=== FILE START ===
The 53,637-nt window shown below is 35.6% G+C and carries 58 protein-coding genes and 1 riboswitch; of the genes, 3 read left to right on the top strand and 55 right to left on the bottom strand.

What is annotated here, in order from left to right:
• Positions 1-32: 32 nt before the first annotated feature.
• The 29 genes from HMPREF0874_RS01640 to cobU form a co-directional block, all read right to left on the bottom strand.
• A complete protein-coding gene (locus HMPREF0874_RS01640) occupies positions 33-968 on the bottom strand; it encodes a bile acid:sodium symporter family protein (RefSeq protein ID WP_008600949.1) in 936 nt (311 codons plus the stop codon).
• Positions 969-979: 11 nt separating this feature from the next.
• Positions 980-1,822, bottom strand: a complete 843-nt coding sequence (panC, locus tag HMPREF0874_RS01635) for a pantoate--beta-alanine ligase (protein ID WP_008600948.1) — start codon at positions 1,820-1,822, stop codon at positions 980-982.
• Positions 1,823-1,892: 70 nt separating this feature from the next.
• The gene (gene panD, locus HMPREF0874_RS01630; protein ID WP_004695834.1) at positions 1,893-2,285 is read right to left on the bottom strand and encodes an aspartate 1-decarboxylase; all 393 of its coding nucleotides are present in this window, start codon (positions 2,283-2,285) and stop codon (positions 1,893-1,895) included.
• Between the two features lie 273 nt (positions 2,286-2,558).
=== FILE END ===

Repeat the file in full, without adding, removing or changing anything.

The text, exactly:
The 53,637-nt window shown below is 35.6% G+C and carries 58 protein-coding genes and 1 riboswitch; of the genes, 3 read left to right on the top strand and 55 right to left on the bottom strand.

What is annotated here, in order from left to right:
• Positions 1-32: 32 nt before the first annotated feature.
• The 29 genes from HMPREF0874_RS01640 to cobU form a co-directional block, all read right to left on the bottom strand.
• A complete protein-coding gene (locus HMPREF0874_RS01640) occupies positions 33-968 on the bottom strand; it encodes a bile acid:sodium symporter family protein (RefSeq protein ID WP_008600949.1) in 936 nt (311 codons plus the stop codon).
• Positions 969-979: 11 nt separating this feature from the next.
• Positions 980-1,822, bottom strand: a complete 843-nt coding sequence (panC, locus tag HMPREF0874_RS01635) for a pantoate--beta-alanine ligase (protein ID WP_008600948.1) — start codon at positions 1,820-1,822, stop codon at positions 980-982.
• Positions 1,823-1,892: 70 nt separating this feature from the next.
• The gene (gene panD, locus HMPREF0874_RS01630; protein ID WP_004695834.1) at positions 1,893-2,285 is read right to left on the bottom strand and encodes an aspartate 1-decarboxylase; all 393 of its coding nucleotides are present in this window, start codon (positions 2,283-2,285) and stop codon (positions 1,893-1,895) included.
• Between the two features lie 273 nt (positions 2,286-2,558).